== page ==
9. Jan 17, 2015 #8
     
  10. Jan 17, 2015 #9
    So now is that probability of a displaced molecule because of quantum mechanical fluctuations, or is it something else?
     
  11. Jan 17, 2015 #10

    Bystander

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    Heat from rubbing "this" against "that."
     
  12. Jan 17, 2015 #11
    as long as the diamond has an edge it will wear down the friction of drilling even into a softer material wont stop wear from occurring and without an edge it would do little actual drilling.

    take a butter knife only used for spreading butter onto toast even a stainless steel knife after years of use will show deterioration the steel is far harder than the butter or the cooked bread but they still have an cumulative effect on the steel. the same would be true on diamond.
     
  13. Jan 17, 2015 #12
    Yes, stresses due to cyclic loading will eventually cause the bit to break. The field that this encompasses is called "fracture mechanics". Similar tests are done with metals, computer chips, etc, where a stress or load is applied in a periodic matter until the part fails. Cant remember the exact name of the tests they do, but it is generally called "cycles to failure". Companies also use this concept to gauge how long warranties should last.
     
  14. Jan 18, 2015 #13
    the other issue with PURE diamond (I'm reading natural) is they are cut by exploiting the faults in the stone. natural diamond is riddled with faults which means many small diamonds usually result from larger finds. rarely do they find a large diamond with so few faults that a large clear diamond can be extracted. even the largest diamonds still have weak points left. making them susceptible to stress breaks (fortunately they are rarely subjected to very rough treatment like sharp impacts.) bits and blades are made of diamond dust added to the cutting surface like a carbide edge which acts like a hard to dull sand paper. the current industry is switching to hydraulic cutting because high pressure water cutting is far cheaper than blades for shaping stone. drills vary greatly depending on the stone expected to be drilled but many simply have exchangeable buttons and blades to reduce the total bit costs.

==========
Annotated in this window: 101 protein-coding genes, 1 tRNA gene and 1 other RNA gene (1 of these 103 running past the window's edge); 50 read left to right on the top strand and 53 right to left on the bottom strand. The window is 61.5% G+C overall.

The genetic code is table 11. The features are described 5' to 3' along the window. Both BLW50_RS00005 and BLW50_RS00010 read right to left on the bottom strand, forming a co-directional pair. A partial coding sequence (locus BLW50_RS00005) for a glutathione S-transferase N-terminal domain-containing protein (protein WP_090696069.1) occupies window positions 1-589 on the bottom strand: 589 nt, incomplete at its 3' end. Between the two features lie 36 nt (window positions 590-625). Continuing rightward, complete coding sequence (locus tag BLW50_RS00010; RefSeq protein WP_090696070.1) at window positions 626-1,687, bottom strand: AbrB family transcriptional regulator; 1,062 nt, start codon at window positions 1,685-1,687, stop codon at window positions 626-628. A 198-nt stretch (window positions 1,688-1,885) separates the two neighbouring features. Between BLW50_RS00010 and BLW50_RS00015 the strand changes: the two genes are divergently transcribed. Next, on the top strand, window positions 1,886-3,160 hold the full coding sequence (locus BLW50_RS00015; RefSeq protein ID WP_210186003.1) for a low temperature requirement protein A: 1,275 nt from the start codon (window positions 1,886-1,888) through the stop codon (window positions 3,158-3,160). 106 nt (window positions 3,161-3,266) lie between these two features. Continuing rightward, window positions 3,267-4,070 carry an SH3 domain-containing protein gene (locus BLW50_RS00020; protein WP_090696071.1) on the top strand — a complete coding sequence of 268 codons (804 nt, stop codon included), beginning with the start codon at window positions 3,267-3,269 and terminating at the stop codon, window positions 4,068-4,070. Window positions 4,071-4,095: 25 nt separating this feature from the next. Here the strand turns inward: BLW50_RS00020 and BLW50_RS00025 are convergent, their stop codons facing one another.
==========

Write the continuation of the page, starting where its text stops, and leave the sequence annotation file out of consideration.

15. Jan 19, 2015 #14

    Bandit127

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    Natural diamond gets dull from cutting plastic, let alone granite. 20,000 cuts to an optical finish across 15 mm diameter PMMA was enough to make the cut surface dull and put visible wear (under 200x magnification) on the edge.

    Diamond will also lose atoms to iron (to form iron carbides in a chemical reaction). "Wear" is dramatically increased in this scenario to the point that steel is virtually impossible to cut to an optical finish.

    Finally diamond also chips readily. I suspect this would be the predominant cause of wear in a drill that is cutting granite.
     
  16. Jan 20, 2015 #15
    I guess your basic question is if a cutting tool (not necessarily diamond) is harder than the material it cuts, will it last forever?

    All tools/tool tips are made harder that the material they are meant to cut, but eventually all of them wear out.
    Hardness is just resistence to wear, not absence of wear. Greater the hardness of a material, longer its life. But it isn't indestructible.